Mar 20 , 2021

A private hospital in Dire Dawa is threatened with a sudden closure due to a dispute over tax arrears claimed by the federal government.

The management of Bilal General Hospital says it is only days away from closing its doors and terminating services, unable to pay close to nine million Birr in income tax authorities claim remains unpaid. The amount includes penalties and interest on the principal tax, according to the Dire Dawa Branch Office of the Revenues & Customs Authority.

Opened in 2004, Bilal is one of the 15 health centres and 36 health posts operating in the eastern city. For a population of over 400,000, Dire Dawa has only one referral hospital and two general hospitals.

"The Hospital is near shut down due to the absence of uniform tax collection systems between the federal government and the City Branch Office," Nejah Abdulsemed, who co-founded the Hospital with her husband, Abdulselam Hussien (MD), told Fortune. "We've appealed to the authorities to reconsider their decision, but the Branch Office rejected our appeal even though Bilal Hospital has previously been awarded for being a dependable taxpayer."

The impasse with tax authorities came after they discovered in an audit that the Hospital failed to deduct 30pc in withholding tax from doctors and medical staff working on a part-time basis, instead it was transferring two percent over three years.

A law passed in 2013 obliges employers to deduct two percent from gross pay if part-time or contracted staff provided a tax identification number (TIN). Failure to provide a TIN subjects service providers to a 30pc deduction. However, the Hospital was told in December 2020 that it had to pay the full 30pc withholding tax for all its part-time employees for a two-year audit period beginning in 2017, whether or not the employees had provided tax identification numbers.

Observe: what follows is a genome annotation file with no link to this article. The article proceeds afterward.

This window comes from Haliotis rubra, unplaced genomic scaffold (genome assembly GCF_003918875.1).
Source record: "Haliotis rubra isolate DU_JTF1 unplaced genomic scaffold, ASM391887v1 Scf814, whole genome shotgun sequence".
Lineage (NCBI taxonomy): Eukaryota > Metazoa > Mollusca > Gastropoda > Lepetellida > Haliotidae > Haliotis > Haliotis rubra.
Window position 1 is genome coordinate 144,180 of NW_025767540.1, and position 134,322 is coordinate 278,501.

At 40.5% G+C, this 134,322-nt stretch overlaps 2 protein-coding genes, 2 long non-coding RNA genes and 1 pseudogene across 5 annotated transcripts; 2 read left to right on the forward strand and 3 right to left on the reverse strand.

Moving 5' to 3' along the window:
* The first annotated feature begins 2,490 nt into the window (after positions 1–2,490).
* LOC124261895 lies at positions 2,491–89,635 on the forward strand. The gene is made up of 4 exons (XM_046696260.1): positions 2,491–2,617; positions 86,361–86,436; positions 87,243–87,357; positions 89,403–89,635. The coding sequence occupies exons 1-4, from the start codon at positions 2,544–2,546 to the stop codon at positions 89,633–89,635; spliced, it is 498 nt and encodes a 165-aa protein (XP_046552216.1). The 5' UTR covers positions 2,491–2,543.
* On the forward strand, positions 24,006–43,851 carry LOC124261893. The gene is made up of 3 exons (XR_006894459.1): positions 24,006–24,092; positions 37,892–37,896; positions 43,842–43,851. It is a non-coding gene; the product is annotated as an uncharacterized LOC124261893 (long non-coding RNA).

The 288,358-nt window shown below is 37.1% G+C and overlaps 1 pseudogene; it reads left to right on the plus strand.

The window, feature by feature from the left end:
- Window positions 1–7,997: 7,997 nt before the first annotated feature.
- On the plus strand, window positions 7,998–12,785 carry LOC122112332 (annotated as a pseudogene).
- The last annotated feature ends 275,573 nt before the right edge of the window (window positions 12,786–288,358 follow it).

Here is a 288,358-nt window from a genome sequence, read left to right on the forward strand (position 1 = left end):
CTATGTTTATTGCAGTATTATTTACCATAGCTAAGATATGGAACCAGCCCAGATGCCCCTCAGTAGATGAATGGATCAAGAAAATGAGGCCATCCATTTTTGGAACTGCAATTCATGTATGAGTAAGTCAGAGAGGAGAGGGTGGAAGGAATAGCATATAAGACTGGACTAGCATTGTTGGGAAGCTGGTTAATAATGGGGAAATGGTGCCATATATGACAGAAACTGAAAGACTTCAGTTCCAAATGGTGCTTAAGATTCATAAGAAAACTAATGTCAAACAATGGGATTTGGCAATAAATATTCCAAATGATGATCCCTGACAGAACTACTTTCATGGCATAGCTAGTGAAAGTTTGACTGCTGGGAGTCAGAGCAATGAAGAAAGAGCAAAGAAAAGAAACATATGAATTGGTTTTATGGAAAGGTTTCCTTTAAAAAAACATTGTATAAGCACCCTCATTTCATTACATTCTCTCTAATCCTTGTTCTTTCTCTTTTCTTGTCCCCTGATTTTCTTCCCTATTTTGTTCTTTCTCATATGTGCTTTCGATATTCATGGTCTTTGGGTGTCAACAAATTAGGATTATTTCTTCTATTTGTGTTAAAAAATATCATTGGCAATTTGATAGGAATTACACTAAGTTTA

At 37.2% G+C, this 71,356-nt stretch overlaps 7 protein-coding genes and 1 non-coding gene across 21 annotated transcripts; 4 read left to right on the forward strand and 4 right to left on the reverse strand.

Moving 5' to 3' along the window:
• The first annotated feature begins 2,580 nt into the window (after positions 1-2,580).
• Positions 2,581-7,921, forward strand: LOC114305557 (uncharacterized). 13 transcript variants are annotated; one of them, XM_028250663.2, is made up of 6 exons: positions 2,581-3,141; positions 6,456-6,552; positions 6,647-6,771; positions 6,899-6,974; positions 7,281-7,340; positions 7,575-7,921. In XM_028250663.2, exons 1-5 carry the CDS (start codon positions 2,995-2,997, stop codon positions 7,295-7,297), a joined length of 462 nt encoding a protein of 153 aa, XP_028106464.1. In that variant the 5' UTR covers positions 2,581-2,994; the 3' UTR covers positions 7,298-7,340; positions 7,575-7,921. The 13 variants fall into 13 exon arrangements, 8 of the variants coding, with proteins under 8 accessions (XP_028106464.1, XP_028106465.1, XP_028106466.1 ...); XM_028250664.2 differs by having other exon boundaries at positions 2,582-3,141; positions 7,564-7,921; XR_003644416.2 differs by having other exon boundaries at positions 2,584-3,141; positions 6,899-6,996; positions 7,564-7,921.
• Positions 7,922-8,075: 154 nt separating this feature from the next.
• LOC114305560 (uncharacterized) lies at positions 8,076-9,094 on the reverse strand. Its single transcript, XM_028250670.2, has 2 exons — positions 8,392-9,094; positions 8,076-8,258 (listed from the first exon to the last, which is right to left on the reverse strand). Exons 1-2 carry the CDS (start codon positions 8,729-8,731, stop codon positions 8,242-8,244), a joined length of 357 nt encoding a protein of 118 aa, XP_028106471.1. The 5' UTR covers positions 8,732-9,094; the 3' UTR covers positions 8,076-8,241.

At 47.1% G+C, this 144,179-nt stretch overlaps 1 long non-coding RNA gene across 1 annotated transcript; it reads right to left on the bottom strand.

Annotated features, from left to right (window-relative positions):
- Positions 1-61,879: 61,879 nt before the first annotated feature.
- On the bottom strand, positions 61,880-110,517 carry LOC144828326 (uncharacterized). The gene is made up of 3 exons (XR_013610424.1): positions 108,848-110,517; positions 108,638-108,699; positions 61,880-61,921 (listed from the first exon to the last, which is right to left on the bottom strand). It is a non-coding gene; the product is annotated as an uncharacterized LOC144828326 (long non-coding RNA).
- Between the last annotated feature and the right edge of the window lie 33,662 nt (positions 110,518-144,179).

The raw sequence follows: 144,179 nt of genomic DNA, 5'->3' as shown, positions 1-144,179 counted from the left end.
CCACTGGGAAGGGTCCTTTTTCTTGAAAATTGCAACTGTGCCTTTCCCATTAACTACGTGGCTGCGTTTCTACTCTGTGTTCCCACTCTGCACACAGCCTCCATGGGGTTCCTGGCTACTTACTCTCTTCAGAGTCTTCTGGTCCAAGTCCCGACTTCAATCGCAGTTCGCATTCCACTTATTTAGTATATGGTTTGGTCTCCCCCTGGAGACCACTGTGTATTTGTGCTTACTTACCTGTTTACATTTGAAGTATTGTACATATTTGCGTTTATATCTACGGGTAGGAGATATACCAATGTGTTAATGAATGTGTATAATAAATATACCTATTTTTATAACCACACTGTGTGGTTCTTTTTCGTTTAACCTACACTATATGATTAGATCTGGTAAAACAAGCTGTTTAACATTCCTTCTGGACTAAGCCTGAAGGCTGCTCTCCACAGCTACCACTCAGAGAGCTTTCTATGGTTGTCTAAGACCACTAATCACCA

This goes against the federal tax proclamation passed in 2016, which does not differentiate between part-time and full-time employment, according to a tax law expert who wishes to remain anonymous.

Appeals made before the office of the City Mayor, the Health Bureau, the Revenues Office and the Diaspora Agency have produced no result, according to Nejah.

The Hospital's management had written a letter to the Branch Office in April 2019, inquiring if there were any changes in policy or directives, but there were no responses to the inquiries. After the rejection of the appeals, the Hospital filed a complaint to the head office of the Federal Revenues & Customs Authority and is awaiting a response.

Authorities in the Branch Office were not available for comment, and federal tax officials declined to comment on a pending case.

The Hospital plans on closing its doors to new patients at the end of this month, according to Nejah, though it will keep operating until all inpatients are discharged, she told Fortune.

The Hospital employs 165 people, including 10 general medical practitioners and six specialists. Its labour union has filed a complaint before the Dire Dawa City Administration Bureau of Labour & Social Affairs, although they have yet to receive a response.

It is a turn of events Nejah and her husband were not prepared for when they returned to Ethiopia from the United States to invest 25 million Br in opening the Hospital, which has 50 beds and two surgical rooms.

"I don't know how I can motivate the diaspora community to get back and invest in their home country while I am facing such difficult issues," said Nejah, who is also the chairperson of the Dire Dawa Diaspora Agency. "I'm very saddened by the prospect of people losing their jobs and worried about the 500 family members who depend on them."

A public relations officer at the Dire Dawa Health Bureau, Sintayehu Debesa, shares Nejah's feeling of loss. The town she serves has a ratio of one doctor to 5,000 and one nurse to 1,000 patients.

"The contributions Bilal General Hospital makes is significant," said Sintayehu.

For Netsuh Workafes, a public health officer with over a decade of experience, letting a hospital shut down during the COVID-19 pandemic is alarming.

PUBLISHED ON Mar 20,2021 [ VOL 21 , NO 1090]

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